In an effort to reduce light pollution in the night skies above Southampton Town, the Town Board has authorized March 29 through April 4 as Dark Sky Week.
The resolution was initiated by Town Councilwoman Nancy Graboski and coincides with the national observance of the event, which is determined by the presence of the new moon in April. The new moon provides the best opportunity to view the stars at night, whereas a full moon—like light sources on the surface of Earth—makes it difficult by creating “light pollution,” according to the National Oceanic and Atmospheric Administration.
During the week of observance, people are asked to limit the amount of non-essential outdoor lighting and to also go outside and view the night sky.
Improper lighting fixtures that direct light into the atmosphere create a hazy blanket across the astral sky and produce light pollution, which not only wastes energy but also limits stargazing.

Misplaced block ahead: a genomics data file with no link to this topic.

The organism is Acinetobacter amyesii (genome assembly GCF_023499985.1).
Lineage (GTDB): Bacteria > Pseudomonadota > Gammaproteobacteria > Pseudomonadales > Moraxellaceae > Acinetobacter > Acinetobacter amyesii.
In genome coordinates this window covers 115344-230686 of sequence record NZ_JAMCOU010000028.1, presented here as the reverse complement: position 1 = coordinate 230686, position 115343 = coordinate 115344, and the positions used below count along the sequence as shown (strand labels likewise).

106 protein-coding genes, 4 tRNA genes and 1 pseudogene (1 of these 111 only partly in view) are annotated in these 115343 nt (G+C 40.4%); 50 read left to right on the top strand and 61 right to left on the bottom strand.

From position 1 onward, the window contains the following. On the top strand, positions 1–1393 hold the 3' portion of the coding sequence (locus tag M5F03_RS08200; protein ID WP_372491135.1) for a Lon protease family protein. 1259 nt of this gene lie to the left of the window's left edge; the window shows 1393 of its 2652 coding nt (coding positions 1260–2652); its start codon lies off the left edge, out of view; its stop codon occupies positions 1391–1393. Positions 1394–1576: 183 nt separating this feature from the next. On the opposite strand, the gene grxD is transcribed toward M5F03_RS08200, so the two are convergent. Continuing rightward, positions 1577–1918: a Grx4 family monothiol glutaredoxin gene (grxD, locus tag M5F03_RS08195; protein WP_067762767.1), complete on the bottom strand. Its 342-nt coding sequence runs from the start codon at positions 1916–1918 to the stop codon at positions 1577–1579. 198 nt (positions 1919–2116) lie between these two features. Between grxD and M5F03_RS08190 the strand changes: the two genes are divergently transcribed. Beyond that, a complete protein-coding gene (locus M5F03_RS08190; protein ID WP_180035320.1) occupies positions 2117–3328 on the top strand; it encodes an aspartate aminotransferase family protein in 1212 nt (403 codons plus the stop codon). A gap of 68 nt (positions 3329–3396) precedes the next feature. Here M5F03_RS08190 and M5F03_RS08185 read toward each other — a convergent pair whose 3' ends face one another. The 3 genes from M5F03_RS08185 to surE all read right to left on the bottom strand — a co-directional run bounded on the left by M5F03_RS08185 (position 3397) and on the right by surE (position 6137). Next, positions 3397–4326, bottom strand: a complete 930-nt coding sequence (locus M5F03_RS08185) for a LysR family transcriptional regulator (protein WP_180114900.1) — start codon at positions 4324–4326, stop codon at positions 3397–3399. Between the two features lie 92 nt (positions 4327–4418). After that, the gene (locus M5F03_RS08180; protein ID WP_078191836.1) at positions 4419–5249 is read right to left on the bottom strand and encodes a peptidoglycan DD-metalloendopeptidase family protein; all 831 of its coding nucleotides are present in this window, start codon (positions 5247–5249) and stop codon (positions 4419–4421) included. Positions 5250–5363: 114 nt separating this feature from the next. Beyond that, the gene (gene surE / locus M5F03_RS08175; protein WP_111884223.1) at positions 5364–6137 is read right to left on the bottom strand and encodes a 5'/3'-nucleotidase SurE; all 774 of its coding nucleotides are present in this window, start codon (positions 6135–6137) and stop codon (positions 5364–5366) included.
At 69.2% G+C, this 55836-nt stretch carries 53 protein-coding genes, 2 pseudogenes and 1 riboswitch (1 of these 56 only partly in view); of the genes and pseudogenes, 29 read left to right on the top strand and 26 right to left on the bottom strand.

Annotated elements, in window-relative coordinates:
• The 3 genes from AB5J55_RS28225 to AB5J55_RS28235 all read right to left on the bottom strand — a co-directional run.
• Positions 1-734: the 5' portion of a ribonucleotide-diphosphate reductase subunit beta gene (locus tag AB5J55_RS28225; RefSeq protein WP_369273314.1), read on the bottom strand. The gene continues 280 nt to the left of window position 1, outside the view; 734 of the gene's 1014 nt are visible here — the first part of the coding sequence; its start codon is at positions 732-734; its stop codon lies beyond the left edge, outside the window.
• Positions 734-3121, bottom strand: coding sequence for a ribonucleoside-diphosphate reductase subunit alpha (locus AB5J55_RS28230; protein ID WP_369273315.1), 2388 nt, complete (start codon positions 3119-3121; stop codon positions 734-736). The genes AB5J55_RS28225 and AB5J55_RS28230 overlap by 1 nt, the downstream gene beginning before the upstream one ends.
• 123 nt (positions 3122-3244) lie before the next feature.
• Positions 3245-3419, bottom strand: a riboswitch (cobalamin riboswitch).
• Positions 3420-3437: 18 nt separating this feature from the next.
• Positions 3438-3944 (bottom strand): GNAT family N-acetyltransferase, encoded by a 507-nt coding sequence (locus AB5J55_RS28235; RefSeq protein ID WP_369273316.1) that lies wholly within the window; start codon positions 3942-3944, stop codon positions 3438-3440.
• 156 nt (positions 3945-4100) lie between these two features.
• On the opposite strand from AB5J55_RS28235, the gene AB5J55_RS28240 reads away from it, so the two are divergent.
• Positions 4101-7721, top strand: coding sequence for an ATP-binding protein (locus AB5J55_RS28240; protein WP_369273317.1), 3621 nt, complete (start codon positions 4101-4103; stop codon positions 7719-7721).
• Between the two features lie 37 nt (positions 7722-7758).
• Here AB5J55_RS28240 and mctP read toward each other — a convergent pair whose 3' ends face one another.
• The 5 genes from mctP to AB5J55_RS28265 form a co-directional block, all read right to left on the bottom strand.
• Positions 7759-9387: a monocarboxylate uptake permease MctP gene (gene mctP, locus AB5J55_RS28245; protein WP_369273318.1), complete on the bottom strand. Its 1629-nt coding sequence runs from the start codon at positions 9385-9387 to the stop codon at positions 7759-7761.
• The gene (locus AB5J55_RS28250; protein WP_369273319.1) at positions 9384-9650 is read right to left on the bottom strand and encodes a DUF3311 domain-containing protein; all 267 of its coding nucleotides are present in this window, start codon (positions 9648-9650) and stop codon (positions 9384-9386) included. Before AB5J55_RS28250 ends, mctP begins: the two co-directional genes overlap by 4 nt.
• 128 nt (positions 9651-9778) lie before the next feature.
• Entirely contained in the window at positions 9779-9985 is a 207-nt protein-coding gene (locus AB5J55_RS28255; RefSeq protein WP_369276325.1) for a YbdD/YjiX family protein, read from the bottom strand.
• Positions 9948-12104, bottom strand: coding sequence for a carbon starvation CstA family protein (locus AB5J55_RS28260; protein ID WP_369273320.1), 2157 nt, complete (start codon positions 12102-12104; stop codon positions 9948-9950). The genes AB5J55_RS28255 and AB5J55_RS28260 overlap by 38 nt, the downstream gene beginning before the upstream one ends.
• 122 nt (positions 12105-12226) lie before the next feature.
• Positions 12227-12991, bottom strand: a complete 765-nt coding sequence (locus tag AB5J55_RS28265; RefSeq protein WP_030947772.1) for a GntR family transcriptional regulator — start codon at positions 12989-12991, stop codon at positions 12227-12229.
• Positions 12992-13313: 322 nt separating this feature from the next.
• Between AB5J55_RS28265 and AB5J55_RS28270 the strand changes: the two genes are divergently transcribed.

The resolution states that the Town of Southampton is one of the few places on Long Island that provides a clear view of the Milky Way, which runs across the nighttime sky and serves “not only as a source of wonder but as a stimulus to scientific inquiry.”
According to the NOAA, the presence of light pollution, if not addressed, could threaten the view of the nocturnal landscape.
In the resolution, the Town Board recognizes the night sky over Southampton to be as valuable a natural resource and as much a part of the town’s natural heritage as its scenic vistas, open spaces and farmlands.
The main goal of Dark Sky Week is to raise awareness of the problem and to promote the use of lighting systems that direct beams toward the ground and not into the sky.
The NOAA says that while it is not possible to eradicate all light pollution throughout the world, it is possible to reduce it and make a difference in the quality of the visible night sky.